Sunday, August 28, 2011
See you there!
PS: this blog and all its posts will stay here as an archive.
Monday, July 11, 2011
Monday, June 27, 2011
- The single-threaded method does everything on the main thread and is just for reference.
- The GCD method uses a display link on the main thread to kick off the rendering on a serial GCD queue that runs on another thread. Display link events may get dropped if the main thread is busy.
- The threaded method uses a display link on a separate thread that kicks off the rendering on the same thread. Display link events may get dropped when the rendering takes too long.
- The threaded GCD method combines the GCD and threaded methods. It runs a display link on a separate thread and kicks off the rendering into a serial GCD queue that runs on yet another thread. It is completely decoupled from the main thread, and the rendering doesn't block the display link either. Hence, the display link should be very reliable.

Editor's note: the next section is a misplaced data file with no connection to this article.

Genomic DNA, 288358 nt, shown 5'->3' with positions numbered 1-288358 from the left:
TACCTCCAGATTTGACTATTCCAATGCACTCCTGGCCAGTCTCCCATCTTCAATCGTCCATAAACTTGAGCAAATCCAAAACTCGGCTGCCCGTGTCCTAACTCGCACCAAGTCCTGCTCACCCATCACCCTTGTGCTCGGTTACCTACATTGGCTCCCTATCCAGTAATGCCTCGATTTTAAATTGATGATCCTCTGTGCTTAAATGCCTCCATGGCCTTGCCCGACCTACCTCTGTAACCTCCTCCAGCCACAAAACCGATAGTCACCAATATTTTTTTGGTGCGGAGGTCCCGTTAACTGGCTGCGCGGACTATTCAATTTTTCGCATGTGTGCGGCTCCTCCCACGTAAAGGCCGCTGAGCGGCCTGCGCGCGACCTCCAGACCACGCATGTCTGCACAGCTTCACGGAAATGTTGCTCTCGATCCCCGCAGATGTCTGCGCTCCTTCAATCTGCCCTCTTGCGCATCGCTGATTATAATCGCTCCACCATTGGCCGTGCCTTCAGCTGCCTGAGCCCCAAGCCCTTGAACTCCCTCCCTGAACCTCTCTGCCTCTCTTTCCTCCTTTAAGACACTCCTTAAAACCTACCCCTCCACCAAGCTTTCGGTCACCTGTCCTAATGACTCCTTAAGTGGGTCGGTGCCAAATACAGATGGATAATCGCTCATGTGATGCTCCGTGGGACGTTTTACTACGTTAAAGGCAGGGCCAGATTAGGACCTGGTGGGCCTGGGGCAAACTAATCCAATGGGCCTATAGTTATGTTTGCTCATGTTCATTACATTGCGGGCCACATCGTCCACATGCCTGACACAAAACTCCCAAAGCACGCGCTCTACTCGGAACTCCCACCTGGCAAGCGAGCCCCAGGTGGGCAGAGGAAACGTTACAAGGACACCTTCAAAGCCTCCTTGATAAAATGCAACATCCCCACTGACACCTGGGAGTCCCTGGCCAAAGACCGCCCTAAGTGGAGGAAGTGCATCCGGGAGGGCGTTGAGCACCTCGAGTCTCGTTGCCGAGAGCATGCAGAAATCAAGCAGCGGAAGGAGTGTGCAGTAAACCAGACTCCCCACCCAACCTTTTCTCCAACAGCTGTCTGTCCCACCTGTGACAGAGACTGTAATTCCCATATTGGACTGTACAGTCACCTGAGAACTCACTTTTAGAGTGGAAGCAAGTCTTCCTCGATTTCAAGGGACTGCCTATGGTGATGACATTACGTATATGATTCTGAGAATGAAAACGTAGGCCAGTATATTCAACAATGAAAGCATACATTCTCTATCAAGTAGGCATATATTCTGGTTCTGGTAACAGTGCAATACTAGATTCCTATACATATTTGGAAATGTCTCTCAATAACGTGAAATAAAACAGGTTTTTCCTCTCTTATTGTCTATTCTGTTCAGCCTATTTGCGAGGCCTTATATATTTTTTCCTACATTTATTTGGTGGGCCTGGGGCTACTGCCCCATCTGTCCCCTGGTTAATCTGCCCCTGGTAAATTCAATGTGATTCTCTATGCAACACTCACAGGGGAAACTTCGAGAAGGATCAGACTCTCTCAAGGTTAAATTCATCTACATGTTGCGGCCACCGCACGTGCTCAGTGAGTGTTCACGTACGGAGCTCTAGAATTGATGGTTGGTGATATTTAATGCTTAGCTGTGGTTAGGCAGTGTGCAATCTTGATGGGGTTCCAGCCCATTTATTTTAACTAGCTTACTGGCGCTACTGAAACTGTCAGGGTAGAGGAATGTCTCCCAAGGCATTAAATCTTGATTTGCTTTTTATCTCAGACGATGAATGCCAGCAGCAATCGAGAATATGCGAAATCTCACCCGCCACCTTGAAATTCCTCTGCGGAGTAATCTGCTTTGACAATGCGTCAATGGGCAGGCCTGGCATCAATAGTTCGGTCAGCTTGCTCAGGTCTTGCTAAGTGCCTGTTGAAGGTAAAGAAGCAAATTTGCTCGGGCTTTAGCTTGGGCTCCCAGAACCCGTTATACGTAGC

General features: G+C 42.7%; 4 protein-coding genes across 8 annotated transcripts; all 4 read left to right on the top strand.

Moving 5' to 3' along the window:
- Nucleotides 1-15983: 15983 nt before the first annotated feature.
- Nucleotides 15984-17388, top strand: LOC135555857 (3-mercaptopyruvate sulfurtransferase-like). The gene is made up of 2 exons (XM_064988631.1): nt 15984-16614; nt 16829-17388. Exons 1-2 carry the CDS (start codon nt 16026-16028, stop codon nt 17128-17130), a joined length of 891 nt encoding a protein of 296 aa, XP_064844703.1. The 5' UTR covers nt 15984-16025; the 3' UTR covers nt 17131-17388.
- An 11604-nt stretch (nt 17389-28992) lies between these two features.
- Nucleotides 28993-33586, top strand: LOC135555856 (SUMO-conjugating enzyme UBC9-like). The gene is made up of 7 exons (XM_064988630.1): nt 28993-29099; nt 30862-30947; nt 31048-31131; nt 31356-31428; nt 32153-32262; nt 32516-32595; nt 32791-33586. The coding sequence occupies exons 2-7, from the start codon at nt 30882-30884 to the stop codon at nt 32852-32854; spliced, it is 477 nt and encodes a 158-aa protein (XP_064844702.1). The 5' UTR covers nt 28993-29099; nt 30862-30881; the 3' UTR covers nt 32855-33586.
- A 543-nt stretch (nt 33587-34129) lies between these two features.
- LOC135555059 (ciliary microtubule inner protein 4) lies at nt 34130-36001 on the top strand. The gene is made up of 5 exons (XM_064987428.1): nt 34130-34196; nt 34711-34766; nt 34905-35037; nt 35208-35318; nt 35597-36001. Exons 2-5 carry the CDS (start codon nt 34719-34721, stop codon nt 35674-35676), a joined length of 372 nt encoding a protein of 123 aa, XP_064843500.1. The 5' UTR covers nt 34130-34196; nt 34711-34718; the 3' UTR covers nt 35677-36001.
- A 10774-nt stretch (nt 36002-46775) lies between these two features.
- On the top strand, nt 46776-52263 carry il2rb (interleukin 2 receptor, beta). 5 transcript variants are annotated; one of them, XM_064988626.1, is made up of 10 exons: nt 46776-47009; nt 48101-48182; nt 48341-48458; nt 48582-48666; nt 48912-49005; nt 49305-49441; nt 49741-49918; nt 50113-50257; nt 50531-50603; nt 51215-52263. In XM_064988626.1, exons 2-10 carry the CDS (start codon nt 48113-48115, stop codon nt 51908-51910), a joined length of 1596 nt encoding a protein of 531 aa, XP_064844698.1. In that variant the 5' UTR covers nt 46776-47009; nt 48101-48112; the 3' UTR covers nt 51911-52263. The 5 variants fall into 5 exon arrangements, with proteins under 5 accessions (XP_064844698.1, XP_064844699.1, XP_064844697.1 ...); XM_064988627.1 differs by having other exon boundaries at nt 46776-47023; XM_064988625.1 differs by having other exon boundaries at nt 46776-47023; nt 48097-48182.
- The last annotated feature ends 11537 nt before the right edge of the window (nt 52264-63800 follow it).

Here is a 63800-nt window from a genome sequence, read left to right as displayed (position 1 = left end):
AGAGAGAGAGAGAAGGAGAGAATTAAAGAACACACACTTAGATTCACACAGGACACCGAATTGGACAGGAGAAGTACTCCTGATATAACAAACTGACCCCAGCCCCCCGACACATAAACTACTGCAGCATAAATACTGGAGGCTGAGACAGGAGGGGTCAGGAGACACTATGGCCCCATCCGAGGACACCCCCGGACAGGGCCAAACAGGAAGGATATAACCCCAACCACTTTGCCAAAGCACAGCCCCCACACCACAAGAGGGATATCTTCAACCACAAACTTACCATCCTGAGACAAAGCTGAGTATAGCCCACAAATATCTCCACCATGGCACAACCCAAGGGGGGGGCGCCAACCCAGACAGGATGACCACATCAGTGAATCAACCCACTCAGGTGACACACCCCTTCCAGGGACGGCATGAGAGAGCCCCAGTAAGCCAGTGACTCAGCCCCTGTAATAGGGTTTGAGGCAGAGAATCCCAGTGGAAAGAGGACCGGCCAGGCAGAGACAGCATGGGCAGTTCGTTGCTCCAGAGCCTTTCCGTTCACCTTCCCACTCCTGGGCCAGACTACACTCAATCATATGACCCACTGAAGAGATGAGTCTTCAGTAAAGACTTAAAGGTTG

- Run the game update and the rendering in parallel. This requires double buffering of the game data, either by flip-flopping, or by copying the data before every frame. Interestingly, this works well with the threaded GCD approach from above. We can just kick off a game update task for the next frame into a separate serial GCD queue at the same time we render the current frame, and they both run in parallel.
- After the game update is done (this should only take a fraction of a frame unless you do some fancy physics), we can pre-compute some rendering data:
- View Frustum Culling, Occlusion Culling, etc